Is There Anybody Out There?

Discussion in 'Mastering' started by Tymish, Jun 8, 2001.

  • AT5047

    The New AT5047 Premier Studio Microphone Purity Transformed

  1. Tymish

    Tymish Guest

    Wow, I made a little suggestion in the Bar and Grill about a mastering forum and wham! There it is. Thanks audiokid! So let's see who else is into it. FYI I've done a couple small mastering projects but I'm nowhere near a guru. Certainly no moderator type. I'll start with what I'm using. A 400mHz PIII, Win 98, Cool Edit Pro, Sound Forge and some Waves plug ins. Aardvark LX6 4 analog / 1 digital 24/96 I/O module. Yorkville SR300 power amp. A pair of custom made speakers (kit maybe), very similar design to KEF and Dynaudio. About 3 feet tall, two 8 inch cone drivers mounted vertically with the tweeter in between, rear ported. Also have a pair of coax Tannoy's w/ 10" drivers and a pair of Yorkville YSM 1's for mixing. I just set this up and am getting used to it. So just looking to see who else is interested in this forum and what they're using.
  2. brownr

    brownr Guest

    Though I have been present at a mastering session and I could hear what was happening. I was an almost mystical experience, I heard the differences by wasn't sure how the decisions were being made. How about a step by step of a typical mastering session with thought processes included. Example: How do you KNOW there is not enough bass? How long to make a fade-out or in? I realize "typical" is a vague word but you know what I mean.

    Randy Brown
  3. GZsound

    GZsound Active Member

    Mar 20, 2001
    Near Portland, Oregon
    Home Page:
    I'm running similar equipment and spend a lot of time mastering. Mostly cleaning up recordings, fixing level drop out, eq, limiting and compression stuff. Trying to get the best levels and the lowest signal to noise possible.

    It helps to have good equipment and good monitors and to know how to use it and when to not use it. I think mastering is more of an artform than a lot of folks realize. Plus it helps to have another pair of ears to listen to the music.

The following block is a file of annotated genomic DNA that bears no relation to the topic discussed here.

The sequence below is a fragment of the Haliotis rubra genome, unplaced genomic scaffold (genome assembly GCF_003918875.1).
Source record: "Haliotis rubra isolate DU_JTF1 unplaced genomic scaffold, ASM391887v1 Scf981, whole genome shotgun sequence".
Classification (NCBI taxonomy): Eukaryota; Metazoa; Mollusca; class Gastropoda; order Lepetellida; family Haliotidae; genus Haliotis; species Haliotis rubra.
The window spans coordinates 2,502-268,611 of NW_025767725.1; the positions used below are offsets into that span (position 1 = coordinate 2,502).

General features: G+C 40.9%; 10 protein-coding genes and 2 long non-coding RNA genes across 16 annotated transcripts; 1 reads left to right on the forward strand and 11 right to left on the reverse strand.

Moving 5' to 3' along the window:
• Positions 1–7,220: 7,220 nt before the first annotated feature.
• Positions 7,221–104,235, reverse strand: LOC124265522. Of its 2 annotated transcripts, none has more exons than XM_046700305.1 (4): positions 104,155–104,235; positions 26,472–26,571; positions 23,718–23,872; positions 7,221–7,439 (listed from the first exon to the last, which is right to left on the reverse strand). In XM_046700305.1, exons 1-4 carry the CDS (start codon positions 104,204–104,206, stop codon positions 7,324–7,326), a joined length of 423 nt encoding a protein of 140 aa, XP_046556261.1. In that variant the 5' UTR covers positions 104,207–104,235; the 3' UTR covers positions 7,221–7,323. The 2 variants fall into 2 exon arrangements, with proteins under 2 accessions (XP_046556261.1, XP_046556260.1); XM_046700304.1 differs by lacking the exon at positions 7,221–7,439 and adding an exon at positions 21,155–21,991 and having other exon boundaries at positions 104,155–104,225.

4. hargerst

    hargerst Active Member

    Jan 28, 2001
    Well, I don't really claim what I do is "REAL" mastering, but I am setting up a mastering room, once I convince George Augspurger to design it for me for free. I have Ed May's custom designed JBL speaker system out of his house (WITHIN 2 dB from 27 Hz to 22 kHz), and I'll need some more gear, but at least I'll be able to do a 1/2 way decent job on projects coming out of here.
  5. Tymish

    Tymish Guest

    The hardest thing to do is master your own work. I'm currently starting to master my own bands project. I performed parts, recorded and mixed it. I was listening to the mixes and working with some EQs and compression. The hard part is that I've been so involved in this that I can't take that step back necessary to master this thing. We don't have budget to hire someone else. I think I'll try to get an engineer friend of mine to sit in and at least listen while I work or maybe he'll do it gratis or barter. All I know is when I've mastered other people's projects I haven't had this problem of constantly second guessing myself.
  • AT5047

    The New AT5047 Premier Studio Microphone Purity Transformed

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